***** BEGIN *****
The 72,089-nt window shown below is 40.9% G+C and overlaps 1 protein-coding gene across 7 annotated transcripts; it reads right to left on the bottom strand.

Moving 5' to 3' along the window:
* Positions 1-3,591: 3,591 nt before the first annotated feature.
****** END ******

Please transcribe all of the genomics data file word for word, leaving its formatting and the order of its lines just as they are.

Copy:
The 72,089-nt window shown below is 40.9% G+C and overlaps 1 protein-coding gene across 7 annotated transcripts; it reads right to left on the bottom strand.

Moving 5' to 3' along the window:
* Positions 1-3,591: 3,591 nt before the first annotated feature.